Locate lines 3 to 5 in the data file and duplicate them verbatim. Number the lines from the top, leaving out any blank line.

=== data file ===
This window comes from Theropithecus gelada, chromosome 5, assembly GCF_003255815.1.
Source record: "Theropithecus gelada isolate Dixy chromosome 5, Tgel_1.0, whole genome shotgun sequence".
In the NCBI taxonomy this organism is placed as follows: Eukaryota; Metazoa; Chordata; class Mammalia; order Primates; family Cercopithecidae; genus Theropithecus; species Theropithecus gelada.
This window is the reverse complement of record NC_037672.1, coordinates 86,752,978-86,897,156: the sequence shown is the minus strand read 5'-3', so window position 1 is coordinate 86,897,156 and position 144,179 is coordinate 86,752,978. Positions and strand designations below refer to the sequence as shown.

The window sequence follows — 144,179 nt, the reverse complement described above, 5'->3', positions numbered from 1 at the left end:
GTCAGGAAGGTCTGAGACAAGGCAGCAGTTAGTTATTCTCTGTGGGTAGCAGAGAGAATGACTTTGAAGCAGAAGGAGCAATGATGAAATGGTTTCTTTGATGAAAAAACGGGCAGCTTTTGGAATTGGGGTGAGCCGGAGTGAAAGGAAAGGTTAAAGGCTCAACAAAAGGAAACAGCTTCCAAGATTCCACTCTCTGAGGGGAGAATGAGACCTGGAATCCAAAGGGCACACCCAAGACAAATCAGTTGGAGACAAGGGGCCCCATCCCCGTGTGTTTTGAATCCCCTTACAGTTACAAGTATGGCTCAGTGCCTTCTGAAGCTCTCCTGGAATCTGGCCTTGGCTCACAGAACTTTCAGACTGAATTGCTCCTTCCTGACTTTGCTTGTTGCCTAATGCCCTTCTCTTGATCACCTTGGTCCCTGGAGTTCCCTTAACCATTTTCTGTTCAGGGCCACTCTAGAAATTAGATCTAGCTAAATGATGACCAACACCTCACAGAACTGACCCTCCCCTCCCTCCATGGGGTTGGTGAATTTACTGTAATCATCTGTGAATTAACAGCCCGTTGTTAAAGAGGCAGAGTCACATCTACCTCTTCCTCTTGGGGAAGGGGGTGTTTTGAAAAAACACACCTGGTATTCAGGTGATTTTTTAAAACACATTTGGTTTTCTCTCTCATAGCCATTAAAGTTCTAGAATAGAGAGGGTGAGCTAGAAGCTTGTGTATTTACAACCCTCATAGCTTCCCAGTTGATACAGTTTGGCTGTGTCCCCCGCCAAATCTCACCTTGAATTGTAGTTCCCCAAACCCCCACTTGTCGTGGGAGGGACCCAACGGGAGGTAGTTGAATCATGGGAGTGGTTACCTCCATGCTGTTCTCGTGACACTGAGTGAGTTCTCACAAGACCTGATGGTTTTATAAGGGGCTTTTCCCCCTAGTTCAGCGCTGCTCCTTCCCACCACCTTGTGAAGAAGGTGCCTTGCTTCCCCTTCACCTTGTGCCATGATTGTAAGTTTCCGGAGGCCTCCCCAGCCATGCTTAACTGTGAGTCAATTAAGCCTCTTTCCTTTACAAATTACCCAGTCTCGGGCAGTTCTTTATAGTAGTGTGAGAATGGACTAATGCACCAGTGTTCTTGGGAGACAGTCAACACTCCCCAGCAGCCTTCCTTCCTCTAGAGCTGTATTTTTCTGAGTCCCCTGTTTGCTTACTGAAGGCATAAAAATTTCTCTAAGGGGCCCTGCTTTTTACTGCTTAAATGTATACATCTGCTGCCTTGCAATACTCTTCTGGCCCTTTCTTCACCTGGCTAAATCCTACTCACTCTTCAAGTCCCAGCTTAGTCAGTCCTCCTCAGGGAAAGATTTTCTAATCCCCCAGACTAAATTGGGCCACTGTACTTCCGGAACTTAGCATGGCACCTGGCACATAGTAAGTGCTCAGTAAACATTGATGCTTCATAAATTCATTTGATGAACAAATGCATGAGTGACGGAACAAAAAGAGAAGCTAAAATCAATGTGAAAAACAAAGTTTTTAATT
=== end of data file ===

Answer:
In the NCBI taxonomy this organism is placed as follows: Eukaryota; Metazoa; Chordata; class Mammalia; order Primates; family Cercopithecidae; genus Theropithecus; species Theropithecus gelada.
This window is the reverse complement of record NC_037672.1, coordinates 86,752,978-86,897,156: the sequence shown is the minus strand read 5'-3', so window position 1 is coordinate 86,897,156 and position 144,179 is coordinate 86,752,978. Positions and strand designations below refer to the sequence as shown.

The window sequence follows — 144,179 nt, the reverse complement described above, 5'->3', positions numbered from 1 at the left end: